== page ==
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Re: [Qemu-trivial] [Qemu-devel] [PATCH 1/1] arm: virt: change GPIO trigg

From: Shannon Zhao
Subject: Re: [Qemu-trivial] [Qemu-devel] [PATCH 1/1] arm: virt: change GPIO trigger interrupt to pulse
Date: Sat, 27 Feb 2016 09:55:21 +0800
User-agent: Mozilla/5.0 (Windows NT 6.1; rv:24.0) Gecko/20100101 Thunderbird/24.4.0

On 2016/2/26 23:42, Peter Maydell wrote:
> On 26 February 2016 at 15:28, Wei Huang <address@hidden> wrote:
>> On 02/26/2016 09:06 AM, Peter Maydell wrote:
>>> On 26 February 2016 at 14:54, Shannon Zhao <address@hidden> wrote:
>>>> On 2016/2/26 20:53, Peter Maydell wrote:
>>>>> I don't understand why a 500ms pulse is better than a short one.
>>>> Oh, I just pick a value which seems like a real latency for pressing a
>>>> button. What's your suggestion?
>>> I would prefer to avoid the pain of having a timer whose state
>>> needs to be migrated. It's unclear to me why a 500ms pulse
>>> will solve anything that an instantaneous pulse does not,
>>> so I'd like to better understand the problem first.
>> The problem we found with pulse was: only the last state change in GPIO
>> is received by guest VM. In other words, with 0(L)->1(H)->0(L) or
>> 1(H)->0(L)->1(0), PL061 only sees the last state (0 and 1). I guess this
>> is because QEMU is non-preemptive. The solution is to have the following
>> steps:
>>   * qemu_set_irq(gpio_in, 1)
>>   * yeild to guest VM
>>   * qemu_set_irq(gpio_in, 0)
>> Is there any way to do so in QEMU without using timer?
> You have no guarantee that the guest VM will necessarily
> make any progress even with a 500ms pulse length, 
Yeah, if the guest is very busy! But it's true in the real world like
that we press a GPIO_KEY button, but guest is too busy that it can't
react to this then the guest can't shutdown.

> so I don't
> think increasing the length of the pulse is going to solidly
> fix this.
This is not simply increasing the length. It just makes the guest not
blocked after the first qemu_set_irq so that the guest can detect the
button is pressed(i.e. get the value 1). Then after any time, call the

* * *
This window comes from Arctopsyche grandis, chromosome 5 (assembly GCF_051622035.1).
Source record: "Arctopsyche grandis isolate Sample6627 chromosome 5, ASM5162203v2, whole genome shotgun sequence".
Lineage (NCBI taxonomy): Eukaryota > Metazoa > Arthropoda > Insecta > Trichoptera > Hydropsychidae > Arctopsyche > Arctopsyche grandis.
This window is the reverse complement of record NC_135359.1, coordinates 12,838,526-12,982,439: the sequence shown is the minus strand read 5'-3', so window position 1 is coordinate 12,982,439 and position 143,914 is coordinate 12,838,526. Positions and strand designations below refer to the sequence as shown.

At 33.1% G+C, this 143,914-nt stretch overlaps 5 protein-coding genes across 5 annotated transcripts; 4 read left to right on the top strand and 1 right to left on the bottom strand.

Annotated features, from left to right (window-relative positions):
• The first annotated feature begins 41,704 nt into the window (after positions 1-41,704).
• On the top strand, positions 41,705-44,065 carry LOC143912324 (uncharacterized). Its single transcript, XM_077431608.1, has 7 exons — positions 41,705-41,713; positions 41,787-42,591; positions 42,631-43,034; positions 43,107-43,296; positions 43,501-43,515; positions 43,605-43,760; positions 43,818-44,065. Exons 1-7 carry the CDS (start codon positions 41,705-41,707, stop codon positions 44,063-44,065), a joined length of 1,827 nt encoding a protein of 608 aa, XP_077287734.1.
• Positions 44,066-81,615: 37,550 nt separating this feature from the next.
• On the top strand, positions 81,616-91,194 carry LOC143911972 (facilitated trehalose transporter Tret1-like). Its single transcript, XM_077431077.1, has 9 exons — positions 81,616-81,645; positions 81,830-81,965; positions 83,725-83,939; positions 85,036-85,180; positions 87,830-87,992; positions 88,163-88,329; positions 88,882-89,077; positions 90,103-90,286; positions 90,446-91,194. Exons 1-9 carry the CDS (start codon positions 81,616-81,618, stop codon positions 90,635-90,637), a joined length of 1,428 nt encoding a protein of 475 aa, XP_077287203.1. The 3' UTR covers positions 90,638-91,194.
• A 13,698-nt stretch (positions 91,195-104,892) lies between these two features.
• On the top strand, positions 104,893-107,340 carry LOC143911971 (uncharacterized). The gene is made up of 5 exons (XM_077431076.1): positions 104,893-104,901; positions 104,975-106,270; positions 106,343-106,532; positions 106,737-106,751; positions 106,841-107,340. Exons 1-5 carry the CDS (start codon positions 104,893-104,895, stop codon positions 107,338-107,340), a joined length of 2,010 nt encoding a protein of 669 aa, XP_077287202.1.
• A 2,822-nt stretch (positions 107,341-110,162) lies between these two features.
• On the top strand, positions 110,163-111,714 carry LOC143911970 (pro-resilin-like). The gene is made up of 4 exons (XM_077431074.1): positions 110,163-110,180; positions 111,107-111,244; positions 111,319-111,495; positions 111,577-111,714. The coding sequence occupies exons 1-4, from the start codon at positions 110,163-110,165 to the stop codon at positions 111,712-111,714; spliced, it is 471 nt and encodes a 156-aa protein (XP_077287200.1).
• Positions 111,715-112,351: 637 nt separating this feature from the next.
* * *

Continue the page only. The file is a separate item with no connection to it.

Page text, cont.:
second qemu_set_irq then guest can detect the button is released.

You must be aware that here the purpose of qemu_set_irq is only to set
the value of gpio pin not directly set the interrupt controller. As for
injecting the interrupt, it's what the PL061 device does which detects
the pin value changed.

And for GPIO_KEY, it must detect 1 and 0 then it realizes it as a valid

Have a look at the below function in drivers/input/keyboard/gpio_keys.c.

static void gpio_keys_gpio_report_event(struct gpio_button_data *bdata)
        const struct gpio_keys_button *button = bdata->button;
        struct input_dev *input = bdata->input;
        unsigned int type = button->type ?: EV_KEY;
        int state = (gpio_get_value_cansleep(button->gpio) ? 1 : 0) ^

        if (type == EV_ABS) {
                if (state)
                        input_event(input, type, button->code, button->value);
        } else {
                input_event(input, type, button->code, !!state);

> As usual with any kind of interrupt you either need to
> trigger on an edge (and latch the trigger in the interrupt
> controller until the guest picks it up), or trigger on a
> level, and keep the level high until the guest acknowledges
> by writing back to the original device to tell it to drop
> the level.
As said, here we only want change the some pin value and want guest to
get the value. The interrupt is triggered by PL061 device which just
notifies the guest that pin value is changed, please read.


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